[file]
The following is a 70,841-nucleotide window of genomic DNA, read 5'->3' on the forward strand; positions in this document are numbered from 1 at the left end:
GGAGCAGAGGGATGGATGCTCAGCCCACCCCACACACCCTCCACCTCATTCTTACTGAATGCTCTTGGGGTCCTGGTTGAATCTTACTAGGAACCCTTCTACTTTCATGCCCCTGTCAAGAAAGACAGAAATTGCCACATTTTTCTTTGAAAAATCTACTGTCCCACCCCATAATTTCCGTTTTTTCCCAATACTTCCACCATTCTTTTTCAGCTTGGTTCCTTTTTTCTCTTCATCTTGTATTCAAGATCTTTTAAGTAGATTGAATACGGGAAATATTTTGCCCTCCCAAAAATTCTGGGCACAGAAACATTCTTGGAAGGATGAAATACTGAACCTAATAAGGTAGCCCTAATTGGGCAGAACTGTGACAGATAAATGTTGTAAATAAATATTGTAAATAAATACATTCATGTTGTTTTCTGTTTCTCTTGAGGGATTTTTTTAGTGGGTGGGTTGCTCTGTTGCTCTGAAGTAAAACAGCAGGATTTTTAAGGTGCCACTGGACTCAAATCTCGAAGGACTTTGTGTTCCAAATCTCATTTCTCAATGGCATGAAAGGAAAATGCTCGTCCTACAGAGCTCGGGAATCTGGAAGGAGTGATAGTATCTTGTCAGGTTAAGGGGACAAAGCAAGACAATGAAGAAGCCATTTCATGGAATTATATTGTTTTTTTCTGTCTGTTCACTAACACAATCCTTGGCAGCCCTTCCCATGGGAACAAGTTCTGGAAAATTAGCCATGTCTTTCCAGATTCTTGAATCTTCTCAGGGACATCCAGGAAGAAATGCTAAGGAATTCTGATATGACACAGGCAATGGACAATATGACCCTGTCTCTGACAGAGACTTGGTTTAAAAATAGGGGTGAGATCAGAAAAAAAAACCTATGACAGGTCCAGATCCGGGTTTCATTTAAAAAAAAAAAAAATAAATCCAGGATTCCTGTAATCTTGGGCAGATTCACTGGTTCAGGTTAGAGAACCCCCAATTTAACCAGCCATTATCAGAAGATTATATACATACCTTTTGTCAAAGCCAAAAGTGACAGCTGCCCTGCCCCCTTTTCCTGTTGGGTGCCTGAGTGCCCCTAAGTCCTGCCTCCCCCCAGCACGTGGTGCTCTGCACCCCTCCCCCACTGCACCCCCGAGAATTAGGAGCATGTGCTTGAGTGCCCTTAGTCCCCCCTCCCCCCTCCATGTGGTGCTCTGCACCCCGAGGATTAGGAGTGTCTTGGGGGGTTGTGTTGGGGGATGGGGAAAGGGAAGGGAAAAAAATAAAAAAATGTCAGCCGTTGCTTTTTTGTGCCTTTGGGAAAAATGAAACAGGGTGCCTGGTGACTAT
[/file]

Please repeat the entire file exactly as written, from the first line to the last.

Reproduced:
The following is a 70,841-nucleotide window of genomic DNA, read 5'->3' on the forward strand; positions in this document are numbered from 1 at the left end:
GGAGCAGAGGGATGGATGCTCAGCCCACCCCACACACCCTCCACCTCATTCTTACTGAATGCTCTTGGGGTCCTGGTTGAATCTTACTAGGAACCCTTCTACTTTCATGCCCCTGTCAAGAAAGACAGAAATTGCCACATTTTTCTTTGAAAAATCTACTGTCCCACCCCATAATTTCCGTTTTTTCCCAATACTTCCACCATTCTTTTTCAGCTTGGTTCCTTTTTTCTCTTCATCTTGTATTCAAGATCTTTTAAGTAGATTGAATACGGGAAATATTTTGCCCTCCCAAAAATTCTGGGCACAGAAACATTCTTGGAAGGATGAAATACTGAACCTAATAAGGTAGCCCTAATTGGGCAGAACTGTGACAGATAAATGTTGTAAATAAATATTGTAAATAAATACATTCATGTTGTTTTCTGTTTCTCTTGAGGGATTTTTTTAGTGGGTGGGTTGCTCTGTTGCTCTGAAGTAAAACAGCAGGATTTTTAAGGTGCCACTGGACTCAAATCTCGAAGGACTTTGTGTTCCAAATCTCATTTCTCAATGGCATGAAAGGAAAATGCTCGTCCTACAGAGCTCGGGAATCTGGAAGGAGTGATAGTATCTTGTCAGGTTAAGGGGACAAAGCAAGACAATGAAGAAGCCATTTCATGGAATTATATTGTTTTTTTCTGTCTGTTCACTAACACAATCCTTGGCAGCCCTTCCCATGGGAACAAGTTCTGGAAAATTAGCCATGTCTTTCCAGATTCTTGAATCTTCTCAGGGACATCCAGGAAGAAATGCTAAGGAATTCTGATATGACACAGGCAATGGACAATATGACCCTGTCTCTGACAGAGACTTGGTTTAAAAATAGGGGTGAGATCAGAAAAAAAAACCTATGACAGGTCCAGATCCGGGTTTCATTTAAAAAAAAAAAAAATAAATCCAGGATTCCTGTAATCTTGGGCAGATTCACTGGTTCAGGTTAGAGAACCCCCAATTTAACCAGCCATTATCAGAAGATTATATACATACCTTTTGTCAAAGCCAAAAGTGACAGCTGCCCTGCCCCCTTTTCCTGTTGGGTGCCTGAGTGCCCCTAAGTCCTGCCTCCCCCCAGCACGTGGTGCTCTGCACCCCTCCCCCACTGCACCCCCGAGAATTAGGAGCATGTGCTTGAGTGCCCTTAGTCCCCCCTCCCCCCTCCATGTGGTGCTCTGCACCCCGAGGATTAGGAGTGTCTTGGGGGGTTGTGTTGGGGGATGGGGAAAGGGAAGGGAAAAAAATAAAAAAATGTCAGCCGTTGCTTTTTTGTGCCTTTGGGAAAAATGAAACAGGGTGCCTGGTGACTAT